SEC Increases Oversight of Credit Rating Agencies
On September 17, the Securities and Exchange Commission adopted and proposed rules to strengthen SEC oversight of the 10 credit rating agencies currently registered as Nationally Recognized Statistical Rating Organizations (NRSROs). The purpose of these rule changes is to improve the quality and enhance disclosure of credit ratings, as well as limit systemic reliance on credit ratings in SEC regulations, rules and forms.
Changes adopted by the SEC include rules requiring credit rating agencies to provide greater information on ratings histories, and to require that credit rating agencies provide competitors access to the underlying data for structured finance products so that other rating agencies may offer unsolicited ratings on these products. The SEC also adopted amendments to certain rules and regulations to remove references to NRSRO ratings in SEC rules, using other standards, such as certain liquidity and credit risk thresholds, to measure the quality of securities. Further rule changes to delete credit ratings references in SEC rules were proposed for public comment.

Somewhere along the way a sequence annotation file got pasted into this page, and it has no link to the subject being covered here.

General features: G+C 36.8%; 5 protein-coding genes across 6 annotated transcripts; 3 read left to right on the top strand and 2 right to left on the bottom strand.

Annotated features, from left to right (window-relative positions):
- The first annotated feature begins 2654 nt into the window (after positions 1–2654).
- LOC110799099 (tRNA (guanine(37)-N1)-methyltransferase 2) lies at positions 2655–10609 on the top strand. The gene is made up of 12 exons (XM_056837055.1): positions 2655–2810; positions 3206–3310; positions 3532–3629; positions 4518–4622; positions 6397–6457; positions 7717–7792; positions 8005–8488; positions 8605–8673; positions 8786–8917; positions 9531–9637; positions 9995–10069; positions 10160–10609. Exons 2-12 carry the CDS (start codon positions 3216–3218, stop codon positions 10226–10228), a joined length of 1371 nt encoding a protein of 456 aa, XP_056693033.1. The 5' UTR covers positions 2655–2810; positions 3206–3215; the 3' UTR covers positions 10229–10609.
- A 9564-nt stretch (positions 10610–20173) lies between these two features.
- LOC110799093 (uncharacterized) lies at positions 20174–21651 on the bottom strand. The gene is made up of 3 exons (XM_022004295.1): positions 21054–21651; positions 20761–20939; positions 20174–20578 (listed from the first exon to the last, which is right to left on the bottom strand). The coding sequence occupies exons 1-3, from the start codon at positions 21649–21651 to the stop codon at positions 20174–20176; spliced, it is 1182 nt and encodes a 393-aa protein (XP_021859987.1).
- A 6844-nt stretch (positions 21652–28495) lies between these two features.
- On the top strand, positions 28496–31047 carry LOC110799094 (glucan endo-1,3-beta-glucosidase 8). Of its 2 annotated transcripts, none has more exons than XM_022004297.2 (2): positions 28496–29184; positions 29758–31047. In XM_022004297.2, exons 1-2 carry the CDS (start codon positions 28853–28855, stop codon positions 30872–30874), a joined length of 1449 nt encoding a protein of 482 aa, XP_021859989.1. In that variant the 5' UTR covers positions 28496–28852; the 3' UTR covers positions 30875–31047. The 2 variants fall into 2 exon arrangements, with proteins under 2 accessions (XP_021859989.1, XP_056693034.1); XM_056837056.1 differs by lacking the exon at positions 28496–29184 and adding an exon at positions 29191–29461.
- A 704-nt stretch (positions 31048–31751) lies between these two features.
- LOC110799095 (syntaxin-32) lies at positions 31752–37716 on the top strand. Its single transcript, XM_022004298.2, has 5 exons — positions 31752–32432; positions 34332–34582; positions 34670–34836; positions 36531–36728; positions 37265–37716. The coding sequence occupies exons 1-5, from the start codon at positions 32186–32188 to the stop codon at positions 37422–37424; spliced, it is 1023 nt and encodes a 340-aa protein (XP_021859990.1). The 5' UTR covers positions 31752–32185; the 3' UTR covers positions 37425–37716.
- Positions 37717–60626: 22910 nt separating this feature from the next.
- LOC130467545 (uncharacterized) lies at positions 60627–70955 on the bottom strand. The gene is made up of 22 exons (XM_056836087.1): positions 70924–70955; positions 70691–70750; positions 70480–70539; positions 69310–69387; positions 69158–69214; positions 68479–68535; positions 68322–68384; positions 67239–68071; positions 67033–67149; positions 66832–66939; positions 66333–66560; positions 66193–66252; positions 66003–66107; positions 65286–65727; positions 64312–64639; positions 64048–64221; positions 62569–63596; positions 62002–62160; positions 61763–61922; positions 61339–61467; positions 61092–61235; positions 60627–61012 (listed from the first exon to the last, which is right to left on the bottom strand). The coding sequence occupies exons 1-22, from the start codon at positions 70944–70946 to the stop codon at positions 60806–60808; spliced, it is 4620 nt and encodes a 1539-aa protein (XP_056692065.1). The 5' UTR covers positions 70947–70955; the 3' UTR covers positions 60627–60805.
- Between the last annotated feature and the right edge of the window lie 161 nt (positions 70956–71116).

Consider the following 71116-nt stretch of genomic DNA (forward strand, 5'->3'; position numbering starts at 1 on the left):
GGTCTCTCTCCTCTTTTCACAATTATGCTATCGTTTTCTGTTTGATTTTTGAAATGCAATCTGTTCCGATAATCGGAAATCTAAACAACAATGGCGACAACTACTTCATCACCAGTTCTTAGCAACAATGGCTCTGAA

Additionally, the SEC proposed rules requiring issuers to disclose information about scope and limitations of a credit rating and whether the issuer obtained preliminary ratings from other credit rating agencies. This proposal is aimed at increasing public awareness of “ratings shopping.” Other proposed rules included an amendment requiring NRSROs to file annual compliance reports and disclose sources of revenue and potential revenue-related conflicts. The SEC is also seeking public comment on a proposed amendment to subject NRSROs to liability under the Securities Act of 1933 when a rating is used in a registered offering by eliminating a current protection of NRSROs as “experts” in such situations.
The text of the proposed and final rules will be posted on the SEC’s website.
Click here to read the SEC’s press release regarding the adopted and proposed rules regarding credit rating agencies.
Click here to read Chairman Mary Schapiro’s opening remarks regarding such rule changes.
For information on legislation proposed by the U.S. Treasury Department to tighten government oversight of credit rating agencies, click here to read the July 24 edition of Corporate and Financial Weekly Digest.
First Amendment Protections Do Not Apply to Fraudulent Stock Tip